2. 2. Page 10.qxd 11/19/2003 9:19 AM Page 11 school library, or even single computers located inside individual classrooms. However, such ideal Internet access through computer labs in education is not uniform. Internet access tends to be greater in developed nations than in developing nations, and within developed nations accessibility tends to be greater in more a<uent urban areas than in less a<uent outlying areas (see Murray 1999). As a goal for the future, educators such as Murray have called for the Internet to be made much more widely accessible to educators and their students, and an immense number of educational authorities have already taken action towards this goal. Widespread access to the Internet in education may not be unrealistic. Whereas that level of Internet access in private homes may be decades away (think about access to telephones and electricity, both basic technologies that Internet access depends on), widespread, even universal, access to the Internet in education is already an educational reality in some areas. For data on Internet access in public and private schools in the U.K., see the Department of Education and Skills’ latest ICT Survey at, and for data on access in public and private schools in the U.S.A., see the National Center for Education Statistics In fact, when considering the low percentages of the world’s population that have Internet access through computers in private homes (worldwide 9.57%; United States 59.1%; United Kingdom 56.88%; Australia 54.38%; Spain 19.69%, according to data retrieved from NUA Internet Surveys,, on September 1 2002), the data for access to the Internet through educational institutions and other public facilities, such as public libraries and community centres, o=ers a much brighter picture. The schools and other public services function as levelling devices that put all citizens, including students, on the same playing >eld: many schools and other public institutions provide students with technology that they would otherwise not be able to access. Computer lab In spite of this optimistic view, another issue that is becoming more availability prominent as Internet access becomes more widespread is the availability of the technology. Even though a school or educational institution may have ideally-connected computer labs, these facilities may not be available to all teachers and students in a similarly ideal way. Teachers of English, for example, may experience scheduling difficulties, since many of these labs may not match class sizes, and therefore be complicated to use. There are no statistics on computer lab availability vs. accessibility, but anecdotal evidence seems to indicate that problematic computer lab availability negatively a=ects teachers’ and students’ use of Internet-connected computers located in school labs. I hope to help practising classroom English teachers overcome both accessibility and availability limitations of the situations in which they teach by outlining networking possibilities using outside computers. The Internet in every classroom? 11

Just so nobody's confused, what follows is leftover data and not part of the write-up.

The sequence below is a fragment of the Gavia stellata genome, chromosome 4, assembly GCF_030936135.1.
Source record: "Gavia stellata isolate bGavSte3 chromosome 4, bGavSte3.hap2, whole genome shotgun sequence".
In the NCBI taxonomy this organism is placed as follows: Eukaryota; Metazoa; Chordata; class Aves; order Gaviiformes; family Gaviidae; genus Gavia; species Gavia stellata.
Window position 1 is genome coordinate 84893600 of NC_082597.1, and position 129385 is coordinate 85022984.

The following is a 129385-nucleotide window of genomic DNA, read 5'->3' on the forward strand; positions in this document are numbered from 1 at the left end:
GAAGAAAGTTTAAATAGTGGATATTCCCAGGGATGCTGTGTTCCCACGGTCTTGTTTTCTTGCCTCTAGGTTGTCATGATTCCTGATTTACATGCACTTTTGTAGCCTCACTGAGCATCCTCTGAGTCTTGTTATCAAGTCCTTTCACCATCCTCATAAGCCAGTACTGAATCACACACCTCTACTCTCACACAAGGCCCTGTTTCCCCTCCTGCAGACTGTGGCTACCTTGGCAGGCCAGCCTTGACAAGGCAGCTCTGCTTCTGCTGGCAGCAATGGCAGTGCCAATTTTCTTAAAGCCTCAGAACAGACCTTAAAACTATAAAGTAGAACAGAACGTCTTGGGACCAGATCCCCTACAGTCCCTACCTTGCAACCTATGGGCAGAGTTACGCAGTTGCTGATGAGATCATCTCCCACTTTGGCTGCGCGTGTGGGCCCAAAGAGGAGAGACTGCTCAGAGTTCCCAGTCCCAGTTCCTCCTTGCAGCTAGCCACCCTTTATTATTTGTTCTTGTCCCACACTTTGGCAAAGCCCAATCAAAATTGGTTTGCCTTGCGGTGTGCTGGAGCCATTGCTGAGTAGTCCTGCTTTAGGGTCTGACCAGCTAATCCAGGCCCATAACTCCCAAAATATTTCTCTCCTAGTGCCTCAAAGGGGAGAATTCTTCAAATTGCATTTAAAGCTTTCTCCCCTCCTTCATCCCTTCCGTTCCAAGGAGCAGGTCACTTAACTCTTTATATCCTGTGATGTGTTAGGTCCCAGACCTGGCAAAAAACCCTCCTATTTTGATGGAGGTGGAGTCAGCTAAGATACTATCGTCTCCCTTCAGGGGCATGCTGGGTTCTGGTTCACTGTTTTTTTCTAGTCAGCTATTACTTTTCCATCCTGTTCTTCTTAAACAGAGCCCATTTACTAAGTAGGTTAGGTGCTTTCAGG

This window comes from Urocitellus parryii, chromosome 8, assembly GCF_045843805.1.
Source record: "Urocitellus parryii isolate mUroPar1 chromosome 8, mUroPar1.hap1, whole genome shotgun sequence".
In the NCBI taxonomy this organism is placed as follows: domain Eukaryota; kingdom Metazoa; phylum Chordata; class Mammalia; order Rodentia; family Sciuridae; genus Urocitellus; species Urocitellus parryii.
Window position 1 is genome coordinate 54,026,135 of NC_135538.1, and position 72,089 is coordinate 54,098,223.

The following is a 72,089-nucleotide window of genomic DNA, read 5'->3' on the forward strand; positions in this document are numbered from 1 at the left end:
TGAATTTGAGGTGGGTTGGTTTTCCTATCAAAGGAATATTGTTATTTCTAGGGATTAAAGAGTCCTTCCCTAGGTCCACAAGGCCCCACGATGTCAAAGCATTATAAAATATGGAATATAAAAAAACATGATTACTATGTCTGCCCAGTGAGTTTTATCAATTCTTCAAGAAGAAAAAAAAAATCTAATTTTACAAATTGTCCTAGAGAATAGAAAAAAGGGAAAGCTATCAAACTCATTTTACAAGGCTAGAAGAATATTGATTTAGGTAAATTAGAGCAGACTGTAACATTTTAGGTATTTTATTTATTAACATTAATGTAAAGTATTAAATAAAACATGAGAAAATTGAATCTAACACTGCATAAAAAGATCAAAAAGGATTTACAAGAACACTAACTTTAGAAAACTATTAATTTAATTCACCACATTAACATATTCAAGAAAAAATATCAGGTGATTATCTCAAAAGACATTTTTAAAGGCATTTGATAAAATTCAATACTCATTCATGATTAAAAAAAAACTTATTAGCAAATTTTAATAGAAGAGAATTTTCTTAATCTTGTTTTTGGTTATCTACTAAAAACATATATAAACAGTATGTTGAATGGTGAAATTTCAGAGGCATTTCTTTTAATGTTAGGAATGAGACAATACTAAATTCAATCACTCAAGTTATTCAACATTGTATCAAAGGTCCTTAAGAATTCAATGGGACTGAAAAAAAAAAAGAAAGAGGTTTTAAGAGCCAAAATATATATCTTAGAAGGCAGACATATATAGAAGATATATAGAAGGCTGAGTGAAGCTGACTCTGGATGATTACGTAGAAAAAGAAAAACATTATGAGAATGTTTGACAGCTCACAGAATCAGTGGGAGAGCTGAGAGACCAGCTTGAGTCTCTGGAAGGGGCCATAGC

3. 3. Page 10.qxd 11/19/2003 9:19 AM Page 12 Outside computers The Internet o=ers >ve basic possibilities for the networking English and the Internet classroom: Real-time communication with other network users (using the Internet as a telephone or video conferencing device, Internet Relay Chat, and others) Deferred-time communication with other network users (email, mailing lists, newsgroups, and others) Source of information (text, images, voice, and sound, especially on the World Wide Web) Outlet for publication (text, images, voice, sound, especially on the World Wide Web) Distance teaching/learning. Where computer facilities are unavailable for use during class time, the Internet can still be used for information collection, publication, and deferred-time communication. Computers may be available either inside the school, in the form of walk-in computer labs, self-access study areas, and the school library, or outside school in local public libraries, community centres, or even in students’ homes. Activities using These activities displace the physical presence of the student in front of outside computers an Internet-connected computer in the computer lab during English class time to Internet-connected computers outside the classroom and class time. Students do all pre-computer and post-computer parts of the activity in the classroom, while the on-computer parts of the activities take place outside the classroom and class time. In all cases, students use the Internet outside the classroom as a text-based means of acquiring information (for example, gathering data about a certain topic, and receiving emails) or as a text-based means of sharing information (for example, sending emails and setting up web sites). They will also use the English classroom for reading, writing, and talking about the texts. Students should always work in small groups or pairs, and all pre- and post-computer classroom work should involve talking about the text(s) they read or write. Talking about the text(s) in pairs or small groups allows students to develop a combined sort of literacy that not only involves reading and writing, but also critical thinking, and a healthy sense of purpose. All of the following approaches are ideally suited for students aged 16 and up, at intermediate, upper-intermediate, and advanced levels. The amount of class time needed varies from activity to activity, but as a general rule most activities require between 8 and 10 hours of class time to complete. Activity one In this activity students conduct research on the Web using outside computers, and bring into the classroom authentic data for speci>c class projects or speci>c topics being studied in class. When doing project work, or when studying content-based units, students can supplement the material available in their textbook, the school library, or other traditional sources, by gathering information from the Internet. This type of research and data collection is especially 12 Daniel Linder